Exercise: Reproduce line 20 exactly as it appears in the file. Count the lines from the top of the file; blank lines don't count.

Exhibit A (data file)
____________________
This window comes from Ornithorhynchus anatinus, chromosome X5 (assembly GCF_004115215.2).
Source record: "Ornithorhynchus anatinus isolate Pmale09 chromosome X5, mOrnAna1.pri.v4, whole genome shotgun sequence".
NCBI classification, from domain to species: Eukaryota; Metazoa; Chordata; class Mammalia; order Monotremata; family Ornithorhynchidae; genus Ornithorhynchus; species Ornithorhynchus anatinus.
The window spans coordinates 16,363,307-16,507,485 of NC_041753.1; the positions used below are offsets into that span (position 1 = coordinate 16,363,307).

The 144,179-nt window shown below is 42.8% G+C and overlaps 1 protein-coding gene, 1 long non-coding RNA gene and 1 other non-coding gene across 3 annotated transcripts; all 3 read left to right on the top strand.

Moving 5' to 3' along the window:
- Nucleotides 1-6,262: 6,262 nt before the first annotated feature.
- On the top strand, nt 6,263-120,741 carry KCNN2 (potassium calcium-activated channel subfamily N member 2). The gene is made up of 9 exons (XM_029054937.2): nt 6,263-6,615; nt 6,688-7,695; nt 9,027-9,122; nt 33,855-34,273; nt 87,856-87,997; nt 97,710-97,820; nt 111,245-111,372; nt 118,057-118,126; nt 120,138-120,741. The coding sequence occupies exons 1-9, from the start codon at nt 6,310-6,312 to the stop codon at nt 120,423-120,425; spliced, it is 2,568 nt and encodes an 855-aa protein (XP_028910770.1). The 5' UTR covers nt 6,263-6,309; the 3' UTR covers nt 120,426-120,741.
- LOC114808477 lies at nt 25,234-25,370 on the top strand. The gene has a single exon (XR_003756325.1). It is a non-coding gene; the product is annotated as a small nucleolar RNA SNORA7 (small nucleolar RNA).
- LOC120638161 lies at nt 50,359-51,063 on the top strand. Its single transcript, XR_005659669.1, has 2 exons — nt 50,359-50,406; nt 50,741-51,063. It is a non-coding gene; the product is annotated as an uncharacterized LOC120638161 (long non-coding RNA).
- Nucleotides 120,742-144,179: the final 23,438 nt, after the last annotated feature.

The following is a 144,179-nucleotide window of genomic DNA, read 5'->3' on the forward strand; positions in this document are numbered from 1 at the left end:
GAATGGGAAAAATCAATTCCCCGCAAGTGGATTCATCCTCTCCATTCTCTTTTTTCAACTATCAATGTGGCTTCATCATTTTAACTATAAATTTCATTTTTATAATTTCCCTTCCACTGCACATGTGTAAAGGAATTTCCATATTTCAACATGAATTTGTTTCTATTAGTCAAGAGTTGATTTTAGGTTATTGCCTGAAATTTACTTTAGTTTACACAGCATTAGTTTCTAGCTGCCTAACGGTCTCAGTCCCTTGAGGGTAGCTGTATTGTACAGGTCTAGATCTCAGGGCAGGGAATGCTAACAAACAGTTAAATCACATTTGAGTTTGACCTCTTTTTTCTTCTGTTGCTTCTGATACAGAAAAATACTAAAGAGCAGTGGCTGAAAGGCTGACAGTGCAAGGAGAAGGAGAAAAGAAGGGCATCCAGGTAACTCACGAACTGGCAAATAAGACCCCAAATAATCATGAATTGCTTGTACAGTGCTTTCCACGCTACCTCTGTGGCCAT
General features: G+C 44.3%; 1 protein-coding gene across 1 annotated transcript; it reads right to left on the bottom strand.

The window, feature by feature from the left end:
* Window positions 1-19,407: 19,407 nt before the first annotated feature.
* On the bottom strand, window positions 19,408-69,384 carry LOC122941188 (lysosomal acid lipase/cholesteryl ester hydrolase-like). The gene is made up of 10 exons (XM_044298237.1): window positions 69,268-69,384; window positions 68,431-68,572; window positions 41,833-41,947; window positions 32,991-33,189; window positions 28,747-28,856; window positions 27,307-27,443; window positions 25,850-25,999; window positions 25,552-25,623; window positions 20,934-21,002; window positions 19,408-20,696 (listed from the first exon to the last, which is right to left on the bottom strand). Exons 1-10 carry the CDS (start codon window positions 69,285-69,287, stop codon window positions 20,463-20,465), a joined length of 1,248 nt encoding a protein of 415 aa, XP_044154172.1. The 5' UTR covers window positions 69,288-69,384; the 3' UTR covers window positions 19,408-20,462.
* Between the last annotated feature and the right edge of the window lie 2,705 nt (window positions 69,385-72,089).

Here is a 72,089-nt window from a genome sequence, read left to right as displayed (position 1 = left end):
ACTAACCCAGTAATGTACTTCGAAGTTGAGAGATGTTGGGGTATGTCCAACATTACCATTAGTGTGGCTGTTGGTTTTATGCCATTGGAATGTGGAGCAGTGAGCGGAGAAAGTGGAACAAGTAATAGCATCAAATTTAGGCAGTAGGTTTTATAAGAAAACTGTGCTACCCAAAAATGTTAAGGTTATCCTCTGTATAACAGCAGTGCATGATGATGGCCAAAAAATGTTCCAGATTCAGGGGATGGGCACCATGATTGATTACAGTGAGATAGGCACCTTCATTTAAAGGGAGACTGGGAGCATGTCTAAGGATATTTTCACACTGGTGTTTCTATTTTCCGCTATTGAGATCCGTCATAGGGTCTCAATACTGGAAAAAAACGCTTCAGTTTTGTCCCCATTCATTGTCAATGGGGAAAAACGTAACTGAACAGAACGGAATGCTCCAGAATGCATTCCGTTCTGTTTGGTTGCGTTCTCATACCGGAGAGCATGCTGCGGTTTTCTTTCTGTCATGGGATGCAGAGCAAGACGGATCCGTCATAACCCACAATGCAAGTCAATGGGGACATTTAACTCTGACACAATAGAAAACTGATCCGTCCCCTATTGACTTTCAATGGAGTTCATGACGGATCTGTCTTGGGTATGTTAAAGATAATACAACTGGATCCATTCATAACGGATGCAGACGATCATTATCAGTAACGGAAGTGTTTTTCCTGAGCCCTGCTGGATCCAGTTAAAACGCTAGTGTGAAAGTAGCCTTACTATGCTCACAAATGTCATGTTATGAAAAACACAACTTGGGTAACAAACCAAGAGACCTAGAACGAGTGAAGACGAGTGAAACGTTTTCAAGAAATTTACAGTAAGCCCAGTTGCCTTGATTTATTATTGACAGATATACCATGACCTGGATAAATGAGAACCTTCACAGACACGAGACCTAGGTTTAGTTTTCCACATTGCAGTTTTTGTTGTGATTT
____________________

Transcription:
ACTAACCCAGTAATGTACTTCGAAGTTGAGAGATGTTGGGGTATGTCCAACATTACCATTAGTGTGGCTGTTGGTTTTATGCCATTGGAATGTGGAGCAGTGAGCGGAGAAAGTGGAACAAGTAATAGCATCAAATTTAGGCAGTAGGTTTTATAAGAAAACTGTGCTACCCAAAAATGTTAAGGTTATCCTCTGTATAACAGCAGTGCATGATGATGGCCAAAAAATGTTCCAGATTCAGGGGATGGGCACCATGATTGATTACAGTGAGATAGGCACCTTCATTTAAAGGGAGACTGGGAGCATGTCTAAGGATATTTTCACACTGGTGTTTCTATTTTCCGCTATTGAGATCCGTCATAGGGTCTCAATACTGGAAAAAAACGCTTCAGTTTTGTCCCCATTCATTGTCAATGGGGAAAAACGTAACTGAACAGAACGGAATGCTCCAGAATGCATTCCGTTCTGTTTGGTTGCGTTCTCATACCGGAGAGCATGCTGCGGTTTTCTTTCTGTCATGGGATGCAGAGCAAGACGGATCCGTCATAACCCACAATGCAAGTCAATGGGGACATTTAACTCTGACACAATAGAAAACTGATCCGTCCCCTATTGACTTTCAATGGAGTTCATGACGGATCTGTCTTGGGTATGTTAAAGATAATACAACTGGATCCATTCATAACGGATGCAGACGATCATTATCAGTAACGGAAGTGTTTTTCCTGAGCCCTGCTGGATCCAGTTAAAACGCTAGTGTGAAAGTAGCCTTACTATGCTCACAAATGTCATGTTATGAAAAACACAACTTGGGTAACAAACCAAGAGACCTAGAACGAGTGAAGACGAGTGAAACGTTTTCAAGAAATTTACAGTAAGCCCAGTTGCCTTGATTTATTATTGACAGATATACCATGACCTGGATAAATGAGAACCTTCACAGACACGAGACCTAGGTTTAGTTTTCCACATTGCAGTTTTTGTTGTGATTT